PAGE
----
Skip to content

Advertisement

  • Research
  • Open Access

Classical solutions for the Cahn-Hilliard equation with decayed mobility

Boundary Value Problems20142014:264

https://doi.org/10.1186/s13661-014-0264-6

Received: 8 October 2014

Accepted: 8 December 2014

Published: 19 December 2014

Abstract

We consider the Cahn-Hilliard equation with concentration dependent mobility in two dimensions. Global existence and uniqueness of classical solutions are established for a mobility with some delayed structure and general potential including u + γ u 3 for both γ > 0 and γ < 0 .

Keywords

Cahn-Hilliard equationdecayed mobilityclassical solutions

1 Introduction

The Cahn-Hilliard equation, as an important continuous model for a phase transition with a conservative order parameter, arises from a continuum model for a phase transition in binary systems such as alloys, glasses, and polymer-mixtures; see for example [1]–[3]. It can also be used to characterize the case of the zig-zag instability for the interface dynamics in liquid crystals; see Chevallard et al.[4]. Due to its important physical background, this type of equations has been the subject of intensive study by mathematical and physical scientists in recent years; see [5]–[9] and the references therein. Our interest is particularly motivated by the study of a spinodal decomposition, a phenomenon in which rapid cooling of a homogeneously mixed binary alloy causes separation to occur, resolving the mixture into regions in which one component or the other is dominant. In this context, u typically denotes the concentration of one component of the binary alloy. In this paper we consider the following Cahn-Hilliard equation in two spatial dimensions:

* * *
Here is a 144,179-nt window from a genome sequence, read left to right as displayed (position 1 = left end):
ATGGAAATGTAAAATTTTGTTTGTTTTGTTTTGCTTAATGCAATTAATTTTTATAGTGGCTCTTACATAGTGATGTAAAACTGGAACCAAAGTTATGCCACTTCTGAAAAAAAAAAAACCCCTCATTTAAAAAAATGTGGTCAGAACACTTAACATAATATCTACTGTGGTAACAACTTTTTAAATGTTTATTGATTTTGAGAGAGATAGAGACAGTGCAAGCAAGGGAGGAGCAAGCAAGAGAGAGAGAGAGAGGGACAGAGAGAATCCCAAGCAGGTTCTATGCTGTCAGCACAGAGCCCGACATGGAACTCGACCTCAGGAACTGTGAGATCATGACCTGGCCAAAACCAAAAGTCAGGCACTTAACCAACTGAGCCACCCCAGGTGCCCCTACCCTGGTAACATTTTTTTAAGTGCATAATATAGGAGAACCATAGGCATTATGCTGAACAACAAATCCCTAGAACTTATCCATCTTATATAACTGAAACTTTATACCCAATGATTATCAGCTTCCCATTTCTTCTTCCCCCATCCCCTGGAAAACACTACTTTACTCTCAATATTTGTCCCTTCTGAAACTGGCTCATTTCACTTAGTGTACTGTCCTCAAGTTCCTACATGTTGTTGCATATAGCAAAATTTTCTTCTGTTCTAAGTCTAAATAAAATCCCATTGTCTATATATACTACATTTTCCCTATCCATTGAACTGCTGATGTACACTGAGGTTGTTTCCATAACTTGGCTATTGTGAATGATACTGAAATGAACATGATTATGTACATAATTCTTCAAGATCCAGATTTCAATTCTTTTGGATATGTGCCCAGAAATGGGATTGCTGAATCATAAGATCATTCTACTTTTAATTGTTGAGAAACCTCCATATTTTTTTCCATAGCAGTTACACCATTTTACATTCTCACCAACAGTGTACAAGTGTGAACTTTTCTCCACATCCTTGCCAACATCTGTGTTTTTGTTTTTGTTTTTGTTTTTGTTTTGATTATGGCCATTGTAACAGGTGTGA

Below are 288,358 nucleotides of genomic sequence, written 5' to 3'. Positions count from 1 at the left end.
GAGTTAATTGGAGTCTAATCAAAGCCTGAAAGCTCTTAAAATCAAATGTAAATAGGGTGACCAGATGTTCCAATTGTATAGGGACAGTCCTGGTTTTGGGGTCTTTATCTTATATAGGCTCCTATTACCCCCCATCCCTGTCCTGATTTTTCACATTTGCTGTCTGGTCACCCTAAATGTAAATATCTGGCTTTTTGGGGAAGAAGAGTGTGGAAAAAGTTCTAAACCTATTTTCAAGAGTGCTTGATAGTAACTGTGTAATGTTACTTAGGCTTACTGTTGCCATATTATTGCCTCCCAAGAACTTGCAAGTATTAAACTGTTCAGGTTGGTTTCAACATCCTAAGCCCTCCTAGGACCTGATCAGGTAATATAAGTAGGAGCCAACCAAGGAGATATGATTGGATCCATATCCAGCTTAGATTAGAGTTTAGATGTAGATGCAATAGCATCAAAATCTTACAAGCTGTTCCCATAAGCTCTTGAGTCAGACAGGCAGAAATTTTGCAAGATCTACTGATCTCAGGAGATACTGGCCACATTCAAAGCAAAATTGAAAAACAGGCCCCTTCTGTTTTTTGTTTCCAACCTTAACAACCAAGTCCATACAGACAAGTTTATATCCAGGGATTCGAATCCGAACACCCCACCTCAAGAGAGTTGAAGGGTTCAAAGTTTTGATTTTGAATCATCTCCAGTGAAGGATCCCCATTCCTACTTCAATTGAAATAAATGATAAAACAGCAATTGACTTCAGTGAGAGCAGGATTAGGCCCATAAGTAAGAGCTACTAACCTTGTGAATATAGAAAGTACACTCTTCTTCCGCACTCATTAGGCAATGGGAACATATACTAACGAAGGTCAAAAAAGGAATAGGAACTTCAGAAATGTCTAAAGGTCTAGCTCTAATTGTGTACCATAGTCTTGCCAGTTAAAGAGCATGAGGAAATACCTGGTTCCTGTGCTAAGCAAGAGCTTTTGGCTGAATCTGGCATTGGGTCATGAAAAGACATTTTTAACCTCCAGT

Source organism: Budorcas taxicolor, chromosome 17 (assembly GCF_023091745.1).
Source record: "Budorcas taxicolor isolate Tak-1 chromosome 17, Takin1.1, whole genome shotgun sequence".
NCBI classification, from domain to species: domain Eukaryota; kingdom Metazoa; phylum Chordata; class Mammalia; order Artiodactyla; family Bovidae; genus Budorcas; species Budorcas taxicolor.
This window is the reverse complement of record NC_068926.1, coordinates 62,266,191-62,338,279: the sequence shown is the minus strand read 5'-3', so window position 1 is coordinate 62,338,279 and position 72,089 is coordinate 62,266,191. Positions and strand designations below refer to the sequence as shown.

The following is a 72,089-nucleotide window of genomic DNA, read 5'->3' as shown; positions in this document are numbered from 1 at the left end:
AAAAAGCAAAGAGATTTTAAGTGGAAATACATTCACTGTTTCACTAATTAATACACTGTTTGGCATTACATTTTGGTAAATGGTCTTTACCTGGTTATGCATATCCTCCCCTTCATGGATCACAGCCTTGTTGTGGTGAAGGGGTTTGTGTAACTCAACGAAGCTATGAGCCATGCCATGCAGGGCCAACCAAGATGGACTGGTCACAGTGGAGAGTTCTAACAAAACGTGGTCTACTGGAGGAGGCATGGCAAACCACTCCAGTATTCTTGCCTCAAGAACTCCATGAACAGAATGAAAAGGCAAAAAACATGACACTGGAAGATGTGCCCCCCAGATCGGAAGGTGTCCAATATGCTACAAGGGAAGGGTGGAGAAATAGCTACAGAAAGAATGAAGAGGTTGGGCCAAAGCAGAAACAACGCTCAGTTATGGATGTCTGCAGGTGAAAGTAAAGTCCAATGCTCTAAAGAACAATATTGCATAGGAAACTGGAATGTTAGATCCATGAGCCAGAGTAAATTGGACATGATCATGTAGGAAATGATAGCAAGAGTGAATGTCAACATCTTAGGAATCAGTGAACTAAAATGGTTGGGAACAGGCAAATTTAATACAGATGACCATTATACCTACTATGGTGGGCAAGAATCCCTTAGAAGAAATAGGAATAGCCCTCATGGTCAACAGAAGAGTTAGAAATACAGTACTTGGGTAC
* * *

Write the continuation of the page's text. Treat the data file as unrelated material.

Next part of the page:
u t + div [ m ( u ) ( k Δ u φ ( u ) ) ] = 0 , ( x , t ) Q T Ω × ( 0 , T ) ,
(1.1)
supplemented by the zero mass flux boundary condition
J ν = m ( u ) ( k Δ u φ ( u ) ) ν = 0 , x Ω , t ( 0 , T ) ,
(1.2)
the natural boundary value condition
u ν = 0 , x Ω , t ( 0 , T ) ,
(1.3)
and the initial value condition
u ( x , 0 ) = u 0 ( x ) , x Ω ,
(1.4)
where Ω is a bounded domain in R 2 with smooth boundary Ω, ν denotes the unit exterior normal to the boundary Ω, u = u ( x , t ) is the unknown function describing the concentration of one of the phases of the system, k is a positive constant, m ( u ) > 0 is the mobility depending on the concentration, φ ( u ) is the intrinsic chemical potential, whose typical example is the so-called double-well potential, namely
φ ( u ) = u + γ u 3
(1.5)
for γ 0 being a constant. It follows from the boundary value condition (1.3) that the boundary value condition (1.2) can be replaced by
Δ u ( x , t ) ν = 0 , x Ω , t ( 0 , T ) .
(1.6)
For the readers’ convenience, we sketch the derivation of the Cahn-Hilliard equation (1.1) here. One can also find it in almost the same fashion in [10], [11]. We start with a free energy functional of the form, given by Cahn and Hilliard [1],
F [ u ] = Ω ( H ( u ) + 1 2 k | u | 2 ) d x ,
(1.7)
where H ( u ) = φ ( u ) . The Cahn-Hilliard equation arises from the conservation law
u t + div J = 0 ,
(1.8)
where J is the flux of the order parameter u. A standard phenomenological and well-accepted law for the flux J is given by
J = m ( u ) μ ,
where m ( u ) denotes the mobility associated with concentration u, and is typically assumed to be positive. That is, the composition of the alloy tends to change from configurations for which a small change in concentration is accompanied by a large change in total free energy into configurations to ones in which a small change in concentration is accompanied by a small change in total free energy. Here μ is the chemical potential. Usually, the chemical potential is the derivative of the free energy with respect to the order parameter u. But, since the term u occurs in (1.7), this is no longer valid. Instead μ is now defined as the variational derivative of (1.7) with respect to u. That is, μ = δ F δ u . Then we have
J = m ( u ) δ F δ u .
(1.9)

Combining (1.7), (1.8), and (1.9), and by a simple calculation, we obtain the desired Cahn-Hilliard equation (1.1).